Hi readers. As part of my decision to experiment with new ways to present my blog, I have decided to delve into the writing of reality based fiction. My first story below thus attempts to revive some interest in live music as a positive therapy to deal with our current isolation amid the current Corona pandemic.
Another day of wishing your life away does not seem to be an appealing option to Jason as he slumps lazily in his easy chair watching vicarious thrills of cable TV. For our musical genius misses the spontaneous thrill of playing live music now as the lingering medical crisis worsens While humans debate the controversy of whether or not to wear a mask, he most of all suffers in silence indoors with his awkward inability to play the trombone on stage for others anymore.
Sadly, our former virtuoso musician can no longer bellow out those high notes or pedal tones that he once played with ease. Instead he lets the oxidation of time take its course as the once shiny bell of his instrument now rusts badly in its case these days. Even if Jason could play again, he simply lacks the physical stamina now to practice hard enough at his accustomed standard of musical performance.
Yet it makes no sense for him to sulk like a spoiled juvenile who can never “get his way.” For this frustrated artist must realize that there are so many other talented musicians that are currently grounded from playing live shows now. In today’s “lockdown” times, these artists would have a better chance of making money from harvesting a field of healthy sassafras than booking a concert “gig” right now.
Face it. We are all merely mortal and must endure a runny nose, sprained ankle, or upset stomach once in awhile. Some of my teachers once told me to eat an apple every day and everything will turn out okay. The question remains whether Jason will choose to see a ripe apple or rotten apple in his current state of musical crisis. Maybe I would be wise to do the same. Wait a minute! What’s that beautiful carnival of sounds coming from beyond my patio now? I feel like I need to dance, Ruth. Can you twirl around with me a little?
The ending came as a surprise to me. I had then an immediate feeling to dance.
First of all, I love the image of you and Ruth dancing! ❤️
Your story reflects why so many are miserable during the pandemic. As someone going through cancer treatment the pandemic is just another roadblock on my journey to becoming well again. Quite honestly, there are days when I have to hold my temper when perfectly healthy people are griping about being cooped up. I think to myself, why are they complaining? They are healthy and wouldn’t that be wonderful!? How can they be so miserable when I’m vomiting and stuck in my house alone? Yet I still push forward and am delighted that I’m still alive. We can’t be babies just because of Covid-19. We have to choose to find joy in every moment we can. And when a haze of my nausea clears, I have been known to dance and twirl my way into the kitchen, or down the hall to the bathroom.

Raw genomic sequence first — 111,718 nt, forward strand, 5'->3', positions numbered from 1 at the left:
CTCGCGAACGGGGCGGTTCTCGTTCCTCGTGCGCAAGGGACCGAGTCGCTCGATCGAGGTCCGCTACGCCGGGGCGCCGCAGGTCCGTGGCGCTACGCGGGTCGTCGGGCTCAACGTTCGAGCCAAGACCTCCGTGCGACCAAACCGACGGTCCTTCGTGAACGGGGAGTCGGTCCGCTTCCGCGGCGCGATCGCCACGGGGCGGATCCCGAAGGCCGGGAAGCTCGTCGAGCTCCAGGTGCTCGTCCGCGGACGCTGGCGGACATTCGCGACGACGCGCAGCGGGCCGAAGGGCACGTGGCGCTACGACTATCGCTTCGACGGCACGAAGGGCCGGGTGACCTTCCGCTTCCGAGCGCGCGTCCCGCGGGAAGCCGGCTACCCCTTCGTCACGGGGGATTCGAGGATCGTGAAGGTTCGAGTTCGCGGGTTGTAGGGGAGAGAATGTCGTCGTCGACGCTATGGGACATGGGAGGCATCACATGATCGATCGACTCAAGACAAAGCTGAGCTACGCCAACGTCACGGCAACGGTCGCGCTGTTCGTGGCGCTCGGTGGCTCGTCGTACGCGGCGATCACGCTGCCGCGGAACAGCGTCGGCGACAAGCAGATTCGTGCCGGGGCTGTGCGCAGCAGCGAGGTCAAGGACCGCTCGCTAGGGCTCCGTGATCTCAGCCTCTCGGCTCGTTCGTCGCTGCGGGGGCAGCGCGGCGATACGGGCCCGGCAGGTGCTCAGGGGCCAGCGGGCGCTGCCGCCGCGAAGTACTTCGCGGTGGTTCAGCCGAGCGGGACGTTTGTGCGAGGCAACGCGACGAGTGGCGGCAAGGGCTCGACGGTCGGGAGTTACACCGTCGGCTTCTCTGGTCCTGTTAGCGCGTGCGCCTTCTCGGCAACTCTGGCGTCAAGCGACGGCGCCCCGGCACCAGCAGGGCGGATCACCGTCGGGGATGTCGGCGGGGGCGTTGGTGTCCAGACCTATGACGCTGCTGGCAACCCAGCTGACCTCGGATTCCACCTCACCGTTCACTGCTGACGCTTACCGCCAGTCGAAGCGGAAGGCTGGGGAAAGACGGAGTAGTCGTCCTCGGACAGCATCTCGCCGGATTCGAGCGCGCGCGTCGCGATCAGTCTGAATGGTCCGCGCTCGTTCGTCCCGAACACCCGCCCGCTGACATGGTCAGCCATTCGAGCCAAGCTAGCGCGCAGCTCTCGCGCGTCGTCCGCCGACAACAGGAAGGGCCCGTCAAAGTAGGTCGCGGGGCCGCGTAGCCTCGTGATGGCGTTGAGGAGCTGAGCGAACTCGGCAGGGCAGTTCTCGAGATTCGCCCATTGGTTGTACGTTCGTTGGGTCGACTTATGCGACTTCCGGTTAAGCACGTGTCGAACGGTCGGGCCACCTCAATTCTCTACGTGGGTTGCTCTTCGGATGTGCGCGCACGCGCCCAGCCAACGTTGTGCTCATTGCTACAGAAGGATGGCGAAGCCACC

The other day on my flat screen tv I treated myself to watching on YouTube the 1969 rooftop Concert where the Beatles sang Get Back and other hits. There in my living room, with my bald little chemo head, I danced along to John, Paul, George and Ringo and felt wonderful. We need to find our inner happiness whenever or wherever we can.
Thanks for your words of wisdom! Keep on dancing!
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‘Like’ is simply not good enough a response to your uplifting comment Lesley. Thank you for making my day. And thank you, Ufsman, for commenting over on my site so that I found you.
Dancing for real or in your mind can be very be very therapeutic now. I can imagine yourself having your gifted students getting up to dance in class. Funny that I recall that I tried that technique a few times in middle school teaching and the principals disdained such class noise disruptions.
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Our imagination is a beautiful thing. I too had students use their imaginations to help develop their descriptive writing skills. But, I also used creative movement and improvisational theater techniques to give them a better understanding of sensory imagery. So yes, I had my students get up and dance quite often. The fabulous aspect of dancing is that everyone seems to smile when they move. It’s a joyful experience. So yes, whether it’s real or just in one’s head it’s glorious!
And children who hear music just naturally sway in rhythm to the sound. There’s nothing quite as uplifting!
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Excellent post and keep on dancing!
Don’t you miss the trombone blaring in the house?